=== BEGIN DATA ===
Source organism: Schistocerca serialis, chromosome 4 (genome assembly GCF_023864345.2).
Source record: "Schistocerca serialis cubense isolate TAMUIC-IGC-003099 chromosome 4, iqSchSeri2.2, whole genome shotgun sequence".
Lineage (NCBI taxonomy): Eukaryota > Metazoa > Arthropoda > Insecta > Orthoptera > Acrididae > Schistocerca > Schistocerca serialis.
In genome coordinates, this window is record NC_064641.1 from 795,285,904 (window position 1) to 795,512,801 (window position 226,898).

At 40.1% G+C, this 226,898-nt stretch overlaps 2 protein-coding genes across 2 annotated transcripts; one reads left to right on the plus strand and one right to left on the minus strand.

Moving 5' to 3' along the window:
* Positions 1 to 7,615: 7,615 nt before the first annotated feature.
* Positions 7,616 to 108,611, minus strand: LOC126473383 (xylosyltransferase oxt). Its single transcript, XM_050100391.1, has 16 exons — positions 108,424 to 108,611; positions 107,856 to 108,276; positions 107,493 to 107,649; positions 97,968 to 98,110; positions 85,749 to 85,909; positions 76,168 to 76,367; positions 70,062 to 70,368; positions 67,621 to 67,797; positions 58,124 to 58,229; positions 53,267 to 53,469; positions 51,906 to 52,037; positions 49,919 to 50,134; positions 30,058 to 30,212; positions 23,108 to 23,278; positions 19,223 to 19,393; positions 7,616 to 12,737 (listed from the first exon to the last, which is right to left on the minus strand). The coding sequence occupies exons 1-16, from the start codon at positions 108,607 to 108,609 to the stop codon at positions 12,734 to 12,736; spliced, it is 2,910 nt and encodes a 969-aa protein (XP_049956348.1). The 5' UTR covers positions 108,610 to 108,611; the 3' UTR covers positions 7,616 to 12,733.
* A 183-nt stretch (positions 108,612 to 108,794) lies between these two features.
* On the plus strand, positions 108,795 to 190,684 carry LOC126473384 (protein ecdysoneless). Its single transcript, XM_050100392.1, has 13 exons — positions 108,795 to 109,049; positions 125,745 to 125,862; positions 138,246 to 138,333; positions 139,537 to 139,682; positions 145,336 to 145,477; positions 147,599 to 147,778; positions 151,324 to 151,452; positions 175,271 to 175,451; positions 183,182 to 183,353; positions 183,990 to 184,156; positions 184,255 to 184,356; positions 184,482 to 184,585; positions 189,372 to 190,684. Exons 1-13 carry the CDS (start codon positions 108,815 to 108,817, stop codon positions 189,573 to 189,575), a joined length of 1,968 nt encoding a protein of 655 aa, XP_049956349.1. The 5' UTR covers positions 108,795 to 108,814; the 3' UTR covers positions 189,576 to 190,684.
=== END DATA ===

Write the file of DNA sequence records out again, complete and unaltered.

Source organism: Schistocerca serialis, chromosome 4 (genome assembly GCF_023864345.2).
Source record: "Schistocerca serialis cubense isolate TAMUIC-IGC-003099 chromosome 4, iqSchSeri2.2, whole genome shotgun sequence".
Lineage (NCBI taxonomy): Eukaryota > Metazoa > Arthropoda > Insecta > Orthoptera > Acrididae > Schistocerca > Schistocerca serialis.
In genome coordinates, this window is record NC_064641.1 from 795,285,904 (window position 1) to 795,512,801 (window position 226,898).

At 40.1% G+C, this 226,898-nt stretch overlaps 2 protein-coding genes across 2 annotated transcripts; one reads left to right on the plus strand and one right to left on the minus strand.

Moving 5' to 3' along the window:
* Positions 1 to 7,615: 7,615 nt before the first annotated feature.
* Positions 7,616 to 108,611, minus strand: LOC126473383 (xylosyltransferase oxt). Its single transcript, XM_050100391.1, has 16 exons — positions 108,424 to 108,611; positions 107,856 to 108,276; positions 107,493 to 107,649; positions 97,968 to 98,110; positions 85,749 to 85,909; positions 76,168 to 76,367; positions 70,062 to 70,368; positions 67,621 to 67,797; positions 58,124 to 58,229; positions 53,267 to 53,469; positions 51,906 to 52,037; positions 49,919 to 50,134; positions 30,058 to 30,212; positions 23,108 to 23,278; positions 19,223 to 19,393; positions 7,616 to 12,737 (listed from the first exon to the last, which is right to left on the minus strand). The coding sequence occupies exons 1-16, from the start codon at positions 108,607 to 108,609 to the stop codon at positions 12,734 to 12,736; spliced, it is 2,910 nt and encodes a 969-aa protein (XP_049956348.1). The 5' UTR covers positions 108,610 to 108,611; the 3' UTR covers positions 7,616 to 12,733.
* A 183-nt stretch (positions 108,612 to 108,794) lies between these two features.
* On the plus strand, positions 108,795 to 190,684 carry LOC126473384 (protein ecdysoneless). Its single transcript, XM_050100392.1, has 13 exons — positions 108,795 to 109,049; positions 125,745 to 125,862; positions 138,246 to 138,333; positions 139,537 to 139,682; positions 145,336 to 145,477; positions 147,599 to 147,778; positions 151,324 to 151,452; positions 175,271 to 175,451; positions 183,182 to 183,353; positions 183,990 to 184,156; positions 184,255 to 184,356; positions 184,482 to 184,585; positions 189,372 to 190,684. Exons 1-13 carry the CDS (start codon positions 108,815 to 108,817, stop codon positions 189,573 to 189,575), a joined length of 1,968 nt encoding a protein of 655 aa, XP_049956349.1. The 5' UTR covers positions 108,795 to 108,814; the 3' UTR covers positions 189,576 to 190,684.